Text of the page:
One member of the party advanced the theory that at one time Eastwater had taken a very much larger proportion of the North Hill drainage than it now does, while near-by Swildons was left comparatively dry. This heavy flow might have caused very rapid and complete erosion, thus explaining the almost complete absence of formations in Eastwater, and these strangely eroded sheets.

The direction of the system leads to the belief that it is under the boulder maze, but it is possible that the two small streams at the end of the series may come from the 380 foot way.

This system may yield to further exploration.

Caving News

The new extension to Eastwater, described above was visited by four members of a party of twelve Club members and three visitors from Birmingham. After a routine trip to the end of the cave via Dolphin’s Pot, these members explored about four to five feet of passage and bedding plane…..

A number of caving trips have been undertaken during the last few weeks, including an expedition to Steep holm with members of the South Wales Cave Club and a number of archaeologists. Although nothing spectacular was discovered, a good time was had by all concerned. Meets were also held at Swildon’s Hole and Axbridge Ochre Cave. Two “digs” are in (active) progress near Bristol but at least two Mendip digs are mouldering. THERE IS PLENTY OF SCOPE FOR ANYONE INTERESTED IN CAVE DIGGING. Will members willing to help please give their names to the caving section secretary.

Log Sheets

An attempt is being made to keep a log of caving activities. A number of log sheets is to be kept at the Belfry, John Ifold’s house and at Redcliffe. Trip leaders are asked to take one or more of the sheets and enter an account of the expedition , passing this to the caving secretary.

Caving Trip Card     June - August

June 2nd                      TOP of Swildon’s                  Leader J, Rollason, 3pm at Barn.

June 16th                    August Hole                         Leader J.Ifold

June 22nd..24th             Caving trip to Buckfast          details from M. Hannam

June 31st                    Long Wood                          Leader R.Bennett 3 p m at Lower Farm.

July 15th                     G.B.                                    Leader M. Hannam 2.30 p m at Barn

July 28th-August 6th      Caving meet in Yorkshire.

August 19th                 Eastwater                            Leader M. Hannam 1 2 noon at Belfry

August 26th                 Bath Stone Workings,

All members intending to join any of the above trips should notify the caving secretary. Numerous trips are arranged on an ad hoc basis on Thursdays.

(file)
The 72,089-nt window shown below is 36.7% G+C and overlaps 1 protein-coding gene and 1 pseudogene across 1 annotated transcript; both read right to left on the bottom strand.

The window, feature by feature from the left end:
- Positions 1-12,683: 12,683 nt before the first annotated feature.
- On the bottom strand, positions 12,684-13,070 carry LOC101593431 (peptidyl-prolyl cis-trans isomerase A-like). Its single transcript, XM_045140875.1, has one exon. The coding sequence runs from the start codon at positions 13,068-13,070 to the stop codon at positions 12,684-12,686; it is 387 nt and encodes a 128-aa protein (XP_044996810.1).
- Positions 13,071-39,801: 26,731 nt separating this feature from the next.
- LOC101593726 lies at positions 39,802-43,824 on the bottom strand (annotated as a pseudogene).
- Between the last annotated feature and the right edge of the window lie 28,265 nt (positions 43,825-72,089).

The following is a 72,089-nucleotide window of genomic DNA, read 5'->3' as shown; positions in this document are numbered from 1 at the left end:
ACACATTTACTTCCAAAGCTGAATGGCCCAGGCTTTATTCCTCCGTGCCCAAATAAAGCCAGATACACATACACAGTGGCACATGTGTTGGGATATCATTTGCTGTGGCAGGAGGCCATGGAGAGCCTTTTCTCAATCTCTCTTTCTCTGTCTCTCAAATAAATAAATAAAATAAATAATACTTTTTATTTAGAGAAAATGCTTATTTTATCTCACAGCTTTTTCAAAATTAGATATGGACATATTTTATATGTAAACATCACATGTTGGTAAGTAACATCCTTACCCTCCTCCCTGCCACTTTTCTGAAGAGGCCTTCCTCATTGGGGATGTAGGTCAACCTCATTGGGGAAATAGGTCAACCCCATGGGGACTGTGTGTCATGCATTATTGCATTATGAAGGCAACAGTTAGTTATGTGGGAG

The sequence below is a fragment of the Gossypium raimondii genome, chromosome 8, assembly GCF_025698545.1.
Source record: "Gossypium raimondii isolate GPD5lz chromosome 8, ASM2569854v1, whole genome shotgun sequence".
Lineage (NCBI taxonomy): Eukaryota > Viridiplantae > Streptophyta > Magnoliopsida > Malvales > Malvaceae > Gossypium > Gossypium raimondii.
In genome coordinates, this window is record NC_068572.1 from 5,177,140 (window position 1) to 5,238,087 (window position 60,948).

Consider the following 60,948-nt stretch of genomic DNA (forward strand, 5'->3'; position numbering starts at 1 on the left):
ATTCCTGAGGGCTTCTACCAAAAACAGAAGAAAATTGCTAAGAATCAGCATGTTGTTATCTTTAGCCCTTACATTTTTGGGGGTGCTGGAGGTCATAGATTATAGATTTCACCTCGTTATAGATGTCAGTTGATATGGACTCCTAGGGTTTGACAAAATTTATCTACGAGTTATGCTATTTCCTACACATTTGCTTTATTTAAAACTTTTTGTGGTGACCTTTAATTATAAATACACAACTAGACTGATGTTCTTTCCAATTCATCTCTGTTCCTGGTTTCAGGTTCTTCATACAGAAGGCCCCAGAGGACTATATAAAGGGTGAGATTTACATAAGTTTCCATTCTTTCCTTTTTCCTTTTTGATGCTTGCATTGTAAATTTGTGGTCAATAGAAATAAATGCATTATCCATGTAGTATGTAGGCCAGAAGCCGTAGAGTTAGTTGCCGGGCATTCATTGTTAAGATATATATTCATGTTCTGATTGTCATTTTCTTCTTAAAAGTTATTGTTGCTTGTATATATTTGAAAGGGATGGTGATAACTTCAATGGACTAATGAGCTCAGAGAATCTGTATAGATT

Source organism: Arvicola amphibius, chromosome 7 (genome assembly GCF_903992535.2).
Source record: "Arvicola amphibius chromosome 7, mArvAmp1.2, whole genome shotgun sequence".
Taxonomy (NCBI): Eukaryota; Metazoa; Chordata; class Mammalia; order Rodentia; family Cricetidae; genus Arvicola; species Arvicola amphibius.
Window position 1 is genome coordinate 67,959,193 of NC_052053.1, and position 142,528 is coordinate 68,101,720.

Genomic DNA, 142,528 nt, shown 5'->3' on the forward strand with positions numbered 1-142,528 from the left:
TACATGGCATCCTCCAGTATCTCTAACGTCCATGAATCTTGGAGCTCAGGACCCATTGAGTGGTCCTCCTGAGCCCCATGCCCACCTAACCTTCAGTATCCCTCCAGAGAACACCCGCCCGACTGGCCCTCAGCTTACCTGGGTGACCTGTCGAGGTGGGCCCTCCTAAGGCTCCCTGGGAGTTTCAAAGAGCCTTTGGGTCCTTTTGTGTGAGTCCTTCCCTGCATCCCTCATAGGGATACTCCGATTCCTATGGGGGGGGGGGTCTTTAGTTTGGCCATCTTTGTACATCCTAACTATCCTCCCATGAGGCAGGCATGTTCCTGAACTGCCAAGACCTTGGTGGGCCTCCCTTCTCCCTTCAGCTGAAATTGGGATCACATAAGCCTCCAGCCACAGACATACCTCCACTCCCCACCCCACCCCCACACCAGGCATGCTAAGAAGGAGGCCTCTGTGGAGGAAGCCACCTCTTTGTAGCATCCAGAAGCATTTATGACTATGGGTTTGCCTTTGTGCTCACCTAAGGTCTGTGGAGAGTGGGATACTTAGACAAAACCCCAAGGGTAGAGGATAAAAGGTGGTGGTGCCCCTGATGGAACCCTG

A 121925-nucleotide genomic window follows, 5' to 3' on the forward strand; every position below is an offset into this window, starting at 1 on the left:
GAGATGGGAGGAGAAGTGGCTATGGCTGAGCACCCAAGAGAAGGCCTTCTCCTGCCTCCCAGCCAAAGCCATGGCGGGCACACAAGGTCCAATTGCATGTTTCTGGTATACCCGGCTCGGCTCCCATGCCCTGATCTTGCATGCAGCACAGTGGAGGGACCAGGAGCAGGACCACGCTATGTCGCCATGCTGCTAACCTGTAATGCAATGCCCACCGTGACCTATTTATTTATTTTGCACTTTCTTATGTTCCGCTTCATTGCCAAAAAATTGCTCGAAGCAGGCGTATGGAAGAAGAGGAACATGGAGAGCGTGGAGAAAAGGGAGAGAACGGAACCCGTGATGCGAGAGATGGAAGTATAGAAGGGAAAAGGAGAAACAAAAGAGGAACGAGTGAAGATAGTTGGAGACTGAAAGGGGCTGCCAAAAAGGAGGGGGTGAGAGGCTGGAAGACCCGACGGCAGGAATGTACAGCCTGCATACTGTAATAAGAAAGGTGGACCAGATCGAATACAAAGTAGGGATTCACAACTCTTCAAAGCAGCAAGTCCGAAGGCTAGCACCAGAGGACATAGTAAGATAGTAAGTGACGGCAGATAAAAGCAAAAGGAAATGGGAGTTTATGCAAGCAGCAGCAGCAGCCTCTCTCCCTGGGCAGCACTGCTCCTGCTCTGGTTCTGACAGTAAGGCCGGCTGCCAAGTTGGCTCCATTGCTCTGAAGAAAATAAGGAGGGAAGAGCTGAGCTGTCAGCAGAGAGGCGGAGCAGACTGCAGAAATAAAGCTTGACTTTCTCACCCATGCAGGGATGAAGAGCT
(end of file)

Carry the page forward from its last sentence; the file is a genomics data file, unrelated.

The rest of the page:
The BEC's series of caving reports cover a wealth of knowledge and experience.Most of these were written many years ago but still contain very pertinent information covering many aspects of the clubs activities.


Been down St Cuthberts? Buy the report and get a free survey!

Less well-known than many of Mendip's other major cave systems, St. Cuthbert's Swallet offers much to those whose interest extends beyond mere sporting activity. Not only does it contain fine pitches and streamways but it has numerous large chambers, some beautifully decorated, intricate phreatic mazes and up to seven distinct levels. It is without doubt Mendip's most complex cave system and, not generally realised, it contains perhaps the finest and greatest variety of formations in the area. Among its displays are found magnificent calcite groups such as the 'Curtains', 'Cascade', Gour Hall with its 20ft high gour, 'The Beehive', Canyon Series and the 'Balcony' formations in September Chamber, all of which are without peer in the country. There are also superb mini-formations including floating calcite crystals, over twenty nests of cave pearls, and delicate fern-like crystals less than four millimetres long; a variety that few other caves can boast.

Access is strictly controlled by the Bristol Exploration Club. Conservation was the prime reason for wishing to control access to the cave. To achieve this aim it was decided by the BEC at their 1955 Annual General Meeting to introduce a leader system. St. Cuthbert's Swallet was one of the first caves in the country to be so protected. This action has often been the centre of controversy. However, the fact remains that, after thirty years, the cave is essentially still in pristine condition and proven justification for the leader system.

The St Cuthberts report was written and compiled by D.J. “Wig”  Irwin with additional material by Dr. D.C. Ford, P.J. Romford, C.M. Smart and Dr. J.M. Wilson. Running to 82 pages and containing a vast array of photos and a wealth of information this doesn’t just deserve to be on every cavers bookshelf, you should get one for all your friends too (well maybe).

Copies can be purchased from the Belfry or Bat Products for a very reasonable sum.

Also Available as a PDF download from the downloads section from the publications menu

The monthly newsletter will remove ‘internal’ members items from the regular Belfry Bulletin and hopefully be able to update our members more frequently on news, BEC events, local caving related events, any internal stuff members may like to know, dig updates, gossip, etc. etc. It will also contain a rolling calendar which will list both BEC and member events and any other cavers related events on Mendip and the wider community where appropriate.

The newsletter is totally internal to BEC membership and will not be distributed outside of the club, unlike the BB which is exchanged with other clubs and  eventually published publicly on the website.

{loadmodule GoogleCalendar}

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The Belfry Bulletin is the journal of the Bristol Exploration Club.

The current editor, always welcomes articles and pictures as this journal is what the members make it by sending in contributions. As well as his postal address published in the Belfry Bulletin, he can also now receive articles by e-mail to This email address is being protected from spambots. You need JavaScript enabled to view it.


The entire archive of back issues is available here entirely due to Andy Mac-Gregor. Over a period of four years Andy has scanned and converted to text via OCR every single issue. When you consider that most of these were printed on a Gestetner duplicator you'll appreciate the scale of this achievement.